Dissent grows in Israel over Lebanon
Ian Black in Jerusalem
Wednesday July 26, 2006
The government of the Israeli prime minister, Ehud Olmert, is facing a barrage of criticism over its handling of the war in Lebanon, with questions being raised about the decision to attack Hizbullah, mounting military losses, continuing missile strikes on northern Israel, and disquiet about Lebanese civilian casualties.
Israel has yet to confirm reports of 12 soldiers killed in heavy fighting around the south Lebanese town of Bint Jbeil, but analysts in Jerusalem said fatalities on that scale are likely to bring pressure from the army and the public for a significant change of tack.
Two weeks into the fighting, growing unease about a wide range of war-related issues has burst into the open with a series of anxious comments by politicians, former officers and leading experts and pundits.
Few Israelis are protesting against the war, as they did in their hundreds of thousands after the 1982 invasion of Lebanon. Apart from small demonstrations by Israeli Arabs and Jewish leftwingers, there is broad support for hitting back at the Shia guerrillas after their border raid and abduction of two Israeli soldiers. But what is becoming clear is the .
, a hawkish former Likud defence minister, he told the Ha'aretz newspaper. "Nasrallah will be seen as someone who fired thousands of katyushas at Israeli communities for weeks and came out unscathed."
Experts say Israel's much-vaunted intelligence services have , especially in not knowing it had an Iranian-made missile capable of hitting an Israeli naval vessel off Beirut.
Wall-to-wall TV and radio talk shows have wheeled out reserve or former officers highlighting the shortcomings of those running the show, bringing defensive responses from the IDF general staff and even charges of disloyalty in wartime.
But , the highly respected doyen of Israeli military commentators, and author of the definitive history of the 1982 war, put it bluntly:
Another veteran correspondent, , wrote in the mass-circulation Yediot Aharonot: "This is neither the time nor the place in the middle of serious fighting, but "
The main worry is that Haifa, Carmiel and other northern areas were hit again on today. Israeli ground operations have inflicted losses on the guerrillas in Maroun al-Ras and Bint Jbeil, but none have been mounted in the Tyre area further west from where missiles are being launched at Haifa. Hizbullah has been damaged but is far from crippled. Supplies from Iran and Syria are getting through despite a blockade.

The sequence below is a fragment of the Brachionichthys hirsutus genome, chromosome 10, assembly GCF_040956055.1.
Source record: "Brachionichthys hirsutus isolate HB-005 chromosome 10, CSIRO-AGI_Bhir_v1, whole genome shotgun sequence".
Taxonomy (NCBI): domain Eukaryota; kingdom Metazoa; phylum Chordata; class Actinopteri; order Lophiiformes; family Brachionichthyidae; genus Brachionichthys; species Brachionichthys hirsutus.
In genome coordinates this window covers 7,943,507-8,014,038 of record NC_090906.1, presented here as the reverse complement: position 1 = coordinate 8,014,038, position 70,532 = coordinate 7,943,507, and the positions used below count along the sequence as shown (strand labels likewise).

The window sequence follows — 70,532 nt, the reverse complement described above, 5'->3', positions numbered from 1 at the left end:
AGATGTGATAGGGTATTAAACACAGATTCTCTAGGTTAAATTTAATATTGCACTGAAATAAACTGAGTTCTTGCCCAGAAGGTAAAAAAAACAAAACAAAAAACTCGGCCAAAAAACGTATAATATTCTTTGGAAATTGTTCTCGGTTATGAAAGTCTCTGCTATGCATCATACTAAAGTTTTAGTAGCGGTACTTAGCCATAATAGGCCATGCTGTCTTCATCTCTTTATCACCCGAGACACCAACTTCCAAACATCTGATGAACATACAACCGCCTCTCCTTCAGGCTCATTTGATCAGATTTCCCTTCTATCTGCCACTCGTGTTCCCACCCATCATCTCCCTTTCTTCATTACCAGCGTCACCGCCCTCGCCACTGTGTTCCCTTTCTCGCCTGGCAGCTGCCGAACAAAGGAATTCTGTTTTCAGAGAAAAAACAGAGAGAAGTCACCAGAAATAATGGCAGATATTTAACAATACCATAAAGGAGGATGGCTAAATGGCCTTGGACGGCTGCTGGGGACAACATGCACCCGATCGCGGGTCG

Commentators are also in the context of an overall strategy. These include the immediate response to the July 12 attack, the bombing of Beirut international airport despite warnings this would trigger retaliation against Haifa, and the destruction of Hizbullah HQ in southern Beirut. They say .
The original objective of "breaking Hizbullah" has been quietly to "weakening Hizbullah".
, despite the unwavering support of the US. Its own propaganda efforts have been poor and uncoordinated.
"Even before we know who will win this campaign we can state with certainty that Israel has suffered a in Lebanon and the Arab world," wrote the Ma'ariv columnist Jacky Hugi.
On top of all that there are bitter complaints about poor conditions in air raid shelters in the north, the failure to compensate those whose property has been damaged by enemy action and the confusion caused by a plethora of officials giving out conflicting messages. Some want a single "war spokesman" to be responsible for all government information, a concept which worked well in the 1991 Gulf war, when Iraqi Scud missiles hit Israel.
Nahum Barnea, the country's leading political commentator, warned earlier this week that from this crisis. "Israel is like the guy who promised to jump off the big top at the circus but freezes the moment he gets up there. 'Why isn't he jumping,' the spectators ask. 'No question of jumping,' the guy replies. 'The only question is how I can get down'."